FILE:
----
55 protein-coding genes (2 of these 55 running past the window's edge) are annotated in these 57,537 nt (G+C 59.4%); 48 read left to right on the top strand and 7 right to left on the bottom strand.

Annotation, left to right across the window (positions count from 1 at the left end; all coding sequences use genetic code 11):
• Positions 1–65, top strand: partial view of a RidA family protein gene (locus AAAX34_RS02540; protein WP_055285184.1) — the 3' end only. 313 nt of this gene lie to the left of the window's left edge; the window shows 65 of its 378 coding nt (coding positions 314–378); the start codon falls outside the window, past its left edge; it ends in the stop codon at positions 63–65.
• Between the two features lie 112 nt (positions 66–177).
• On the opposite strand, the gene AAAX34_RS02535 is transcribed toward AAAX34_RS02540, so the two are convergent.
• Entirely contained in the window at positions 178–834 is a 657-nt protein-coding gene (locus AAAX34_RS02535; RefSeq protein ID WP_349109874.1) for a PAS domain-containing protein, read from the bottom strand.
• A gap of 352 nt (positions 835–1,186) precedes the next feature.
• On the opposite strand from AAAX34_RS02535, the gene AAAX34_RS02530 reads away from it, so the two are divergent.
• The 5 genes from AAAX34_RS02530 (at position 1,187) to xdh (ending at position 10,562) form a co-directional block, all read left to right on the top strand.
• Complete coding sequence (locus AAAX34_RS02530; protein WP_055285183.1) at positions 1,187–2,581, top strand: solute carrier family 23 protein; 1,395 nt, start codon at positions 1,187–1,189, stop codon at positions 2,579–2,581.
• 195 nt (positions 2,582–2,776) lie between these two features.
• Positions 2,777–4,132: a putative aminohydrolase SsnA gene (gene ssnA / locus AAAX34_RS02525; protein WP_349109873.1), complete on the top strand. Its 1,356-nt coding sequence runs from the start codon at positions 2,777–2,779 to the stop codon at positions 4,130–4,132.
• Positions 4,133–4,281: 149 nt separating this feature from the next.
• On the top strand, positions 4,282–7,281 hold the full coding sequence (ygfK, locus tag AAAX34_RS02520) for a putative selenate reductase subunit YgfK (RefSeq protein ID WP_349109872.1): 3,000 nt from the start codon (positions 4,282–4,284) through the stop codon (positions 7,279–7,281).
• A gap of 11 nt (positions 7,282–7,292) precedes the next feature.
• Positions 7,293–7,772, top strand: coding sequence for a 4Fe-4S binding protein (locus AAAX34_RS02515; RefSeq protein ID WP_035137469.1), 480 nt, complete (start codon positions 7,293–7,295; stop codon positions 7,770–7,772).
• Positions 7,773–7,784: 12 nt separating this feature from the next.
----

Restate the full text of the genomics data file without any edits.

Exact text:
55 protein-coding genes (2 of these 55 running past the window's edge) are annotated in these 57,537 nt (G+C 59.4%); 48 read left to right on the top strand and 7 right to left on the bottom strand.

Annotation, left to right across the window (positions count from 1 at the left end; all coding sequences use genetic code 11):
• Positions 1–65, top strand: partial view of a RidA family protein gene (locus AAAX34_RS02540; protein WP_055285184.1) — the 3' end only. 313 nt of this gene lie to the left of the window's left edge; the window shows 65 of its 378 coding nt (coding positions 314–378); the start codon falls outside the window, past its left edge; it ends in the stop codon at positions 63–65.
• Between the two features lie 112 nt (positions 66–177).
• On the opposite strand, the gene AAAX34_RS02535 is transcribed toward AAAX34_RS02540, so the two are convergent.
• Entirely contained in the window at positions 178–834 is a 657-nt protein-coding gene (locus AAAX34_RS02535; RefSeq protein ID WP_349109874.1) for a PAS domain-containing protein, read from the bottom strand.
• A gap of 352 nt (positions 835–1,186) precedes the next feature.
• On the opposite strand from AAAX34_RS02535, the gene AAAX34_RS02530 reads away from it, so the two are divergent.
• The 5 genes from AAAX34_RS02530 (at position 1,187) to xdh (ending at position 10,562) form a co-directional block, all read left to right on the top strand.
• Complete coding sequence (locus AAAX34_RS02530; protein WP_055285183.1) at positions 1,187–2,581, top strand: solute carrier family 23 protein; 1,395 nt, start codon at positions 1,187–1,189, stop codon at positions 2,579–2,581.
• 195 nt (positions 2,582–2,776) lie between these two features.
• Positions 2,777–4,132: a putative aminohydrolase SsnA gene (gene ssnA / locus AAAX34_RS02525; protein WP_349109873.1), complete on the top strand. Its 1,356-nt coding sequence runs from the start codon at positions 2,777–2,779 to the stop codon at positions 4,130–4,132.
• Positions 4,133–4,281: 149 nt separating this feature from the next.
• On the top strand, positions 4,282–7,281 hold the full coding sequence (ygfK, locus tag AAAX34_RS02520) for a putative selenate reductase subunit YgfK (RefSeq protein ID WP_349109872.1): 3,000 nt from the start codon (positions 4,282–4,284) through the stop codon (positions 7,279–7,281).
• A gap of 11 nt (positions 7,282–7,292) precedes the next feature.
• Positions 7,293–7,772, top strand: coding sequence for a 4Fe-4S binding protein (locus AAAX34_RS02515; RefSeq protein ID WP_035137469.1), 480 nt, complete (start codon positions 7,293–7,295; stop codon positions 7,770–7,772).
• Positions 7,773–7,784: 12 nt separating this feature from the next.